The Paleo diet is all about going back to our roots; way back to the paleolithic age and humans were hunter-gatherers. The idea is to eat like early man did, which endowed them with great energy to explore parts unknown.
The paleo diet (also termed as the caveman diet, Stone Age diet and hunter-gatherer diet) has been on the health radar for many years now. It follows the basic principle of: What would a caveman eat? And if you need a history lesson then you must know that farming was discovered much later (during the neolithic era). So, if you plan on going caveman with your diet then here are a few things you should know:
The reason behind the Paleo diet
The paleo diet consists of the same foods our hunter-gather ancestors supposedly ate: fruits, vegetables, meats, seafood, and nuts. “By following these nutritional guidelines, we put our diet more in line with the evolutionary pressures that shaped our current genetics, which in turn positively influences health and well being,” says Loren Cordain, PhD, professor of health and exercise science at Colorado State University and author of The Paleo Diet. He says the diet lessens the body’s glycemic load, has a healthy ratio of saturated-to-unsaturated fatty acids, increases vitamin and nutrient consumption, and contains an steady balance of protein, fat, and carbohydrates.
A thumbs down from the experts
The health benefits of the paleo diet are, however, largely unproven. “Our ancestors ate this way and didn’t have many of the chronic diseases that we do, but it’s not necessarily because of the food they ate. That would be like saying we live three times longer than our Paleolithic ancestors because we eat fast food,” says Christopher Ochner, MD, research associate at the New York Obesity Nutrition Research Center at St. Luke’s and Roosevelt Hospitals.
However, there are a few studies that try to emphasize on the benefits of the paleo diet. One small study published in the journal Diabetologia found that the diet improved blood sugar levels over a prolonged period of 12 weeks in comparison to a Mediterranean diet which usually comprises of grains, low-fat dairy and oils, but the results are a bit sketchy in comparison to other diets.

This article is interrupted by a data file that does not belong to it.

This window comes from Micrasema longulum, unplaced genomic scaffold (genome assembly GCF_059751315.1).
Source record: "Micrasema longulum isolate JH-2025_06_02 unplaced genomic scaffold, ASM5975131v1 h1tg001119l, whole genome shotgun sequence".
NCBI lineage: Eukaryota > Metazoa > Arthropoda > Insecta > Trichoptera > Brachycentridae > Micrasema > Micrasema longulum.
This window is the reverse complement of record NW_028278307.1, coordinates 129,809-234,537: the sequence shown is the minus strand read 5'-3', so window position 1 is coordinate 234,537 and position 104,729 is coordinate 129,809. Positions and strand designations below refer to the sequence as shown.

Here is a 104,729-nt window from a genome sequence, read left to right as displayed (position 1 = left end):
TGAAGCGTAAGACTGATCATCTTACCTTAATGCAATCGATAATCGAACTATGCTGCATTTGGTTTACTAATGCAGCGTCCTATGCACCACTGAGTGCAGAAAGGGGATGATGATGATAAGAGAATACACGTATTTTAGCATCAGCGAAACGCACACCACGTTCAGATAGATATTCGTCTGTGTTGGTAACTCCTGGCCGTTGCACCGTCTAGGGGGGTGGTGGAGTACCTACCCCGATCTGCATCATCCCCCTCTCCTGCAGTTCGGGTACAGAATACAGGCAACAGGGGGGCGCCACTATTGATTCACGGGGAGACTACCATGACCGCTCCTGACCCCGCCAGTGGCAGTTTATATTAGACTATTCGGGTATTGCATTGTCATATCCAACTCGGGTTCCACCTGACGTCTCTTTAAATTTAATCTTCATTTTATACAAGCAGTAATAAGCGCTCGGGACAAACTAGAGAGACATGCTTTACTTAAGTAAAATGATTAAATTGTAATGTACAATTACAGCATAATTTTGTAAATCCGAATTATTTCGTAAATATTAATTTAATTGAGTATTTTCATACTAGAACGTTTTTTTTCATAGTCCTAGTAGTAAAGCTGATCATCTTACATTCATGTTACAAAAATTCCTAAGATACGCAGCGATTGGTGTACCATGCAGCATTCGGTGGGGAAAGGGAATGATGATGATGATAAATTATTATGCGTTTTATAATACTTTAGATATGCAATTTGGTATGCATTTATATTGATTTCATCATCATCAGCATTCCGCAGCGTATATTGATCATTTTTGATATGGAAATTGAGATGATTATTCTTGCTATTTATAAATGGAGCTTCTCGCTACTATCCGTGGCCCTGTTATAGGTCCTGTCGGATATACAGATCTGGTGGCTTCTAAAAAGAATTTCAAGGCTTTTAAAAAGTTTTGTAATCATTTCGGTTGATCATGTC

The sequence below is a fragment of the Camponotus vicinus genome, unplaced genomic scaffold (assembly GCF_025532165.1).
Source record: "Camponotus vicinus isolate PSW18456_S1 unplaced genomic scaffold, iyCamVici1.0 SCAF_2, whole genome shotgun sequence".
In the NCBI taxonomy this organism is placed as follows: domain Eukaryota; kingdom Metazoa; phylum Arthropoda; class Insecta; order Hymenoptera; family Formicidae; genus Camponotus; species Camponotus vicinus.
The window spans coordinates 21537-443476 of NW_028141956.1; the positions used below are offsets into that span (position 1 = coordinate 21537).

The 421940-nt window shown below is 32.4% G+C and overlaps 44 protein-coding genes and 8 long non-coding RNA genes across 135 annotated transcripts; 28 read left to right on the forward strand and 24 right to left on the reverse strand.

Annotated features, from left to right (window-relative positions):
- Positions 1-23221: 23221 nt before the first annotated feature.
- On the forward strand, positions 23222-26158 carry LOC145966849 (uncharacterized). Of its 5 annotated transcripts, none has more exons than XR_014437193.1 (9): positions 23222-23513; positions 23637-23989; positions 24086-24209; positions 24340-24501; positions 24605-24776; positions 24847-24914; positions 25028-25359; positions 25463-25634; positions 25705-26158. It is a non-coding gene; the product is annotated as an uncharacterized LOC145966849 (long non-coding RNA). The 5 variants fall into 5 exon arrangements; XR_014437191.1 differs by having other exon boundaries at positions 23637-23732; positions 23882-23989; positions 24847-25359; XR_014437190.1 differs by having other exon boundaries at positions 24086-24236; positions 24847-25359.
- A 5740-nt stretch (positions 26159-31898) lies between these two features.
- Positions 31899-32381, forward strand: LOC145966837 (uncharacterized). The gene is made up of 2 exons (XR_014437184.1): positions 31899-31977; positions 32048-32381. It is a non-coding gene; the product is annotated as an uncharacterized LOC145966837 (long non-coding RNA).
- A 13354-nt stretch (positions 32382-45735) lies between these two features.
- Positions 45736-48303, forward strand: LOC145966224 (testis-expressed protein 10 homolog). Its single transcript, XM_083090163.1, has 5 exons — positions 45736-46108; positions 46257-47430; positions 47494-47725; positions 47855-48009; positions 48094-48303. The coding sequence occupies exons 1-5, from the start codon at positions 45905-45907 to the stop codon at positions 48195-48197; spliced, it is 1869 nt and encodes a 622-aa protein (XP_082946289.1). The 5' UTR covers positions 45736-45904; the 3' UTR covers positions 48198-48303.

What’s on the menu?
The paleo diet is all about consuming foods straight from the Earth just as our ancestors did. So it includes a lot of fresh fruits, fresh vegetables and fresh meat. Since our ancestors didn’t learn the technique of domesticating animals or farming, it is advised to go for organic, grass-fed varieties which have had a limited exposure to pesticides and other chemicals. In the paleolithic era, people usually obtained about 35% of their calories from fats, 35% from carbohydrates, and 30% from protein.
Giving up on packaged food
Anything that comes in a box, jar, or bag is a no-no if you are on the paleo diet. That means no grains, dairy, added salt, or legumes (including peanuts, beans, lentils, and soybeans), according to Robb Wolf, a former research biochemist, paleo expert, and author of The Paleo Solution. While potatoes are generally outlawed shunned by people on a diet, Wolff says they are okay to eat moderately as long as you burn them through exercise and physical exertion. Alcohol and honey are also generally considered unfit for a paleo diet, but red wine tends to be the closest option there is to a “paleo poison”, and honey trumps artificial sweeteners and sugar.
Getting lean like cavemen
The only way a caveman could get food was usually through hunting or though walking trails to gather veggies or fruits. Both these activities probably required 4,000-plus calories a day. Along with that all this activity was way more strenuous then your regular one-hour at the gym. So if you want to live by your genetic code equation, then you need to eat enough just so you can burn it.
“Every fad diet thinks it has discovered the root of all evil,” says Dr. Ochner. But nutrients in legumes, whole grains, and dairy -all of which are restricted on the paleo diet can actually help you to lower the risk of osteoporosis and cardiovascular disease, reduce blood pressure, and promote a healthy weight, he says. Cutting dairy, the primary source of calcium and vitamin D in modern diets, is especially tricky for women who want to avoid osteoporosis.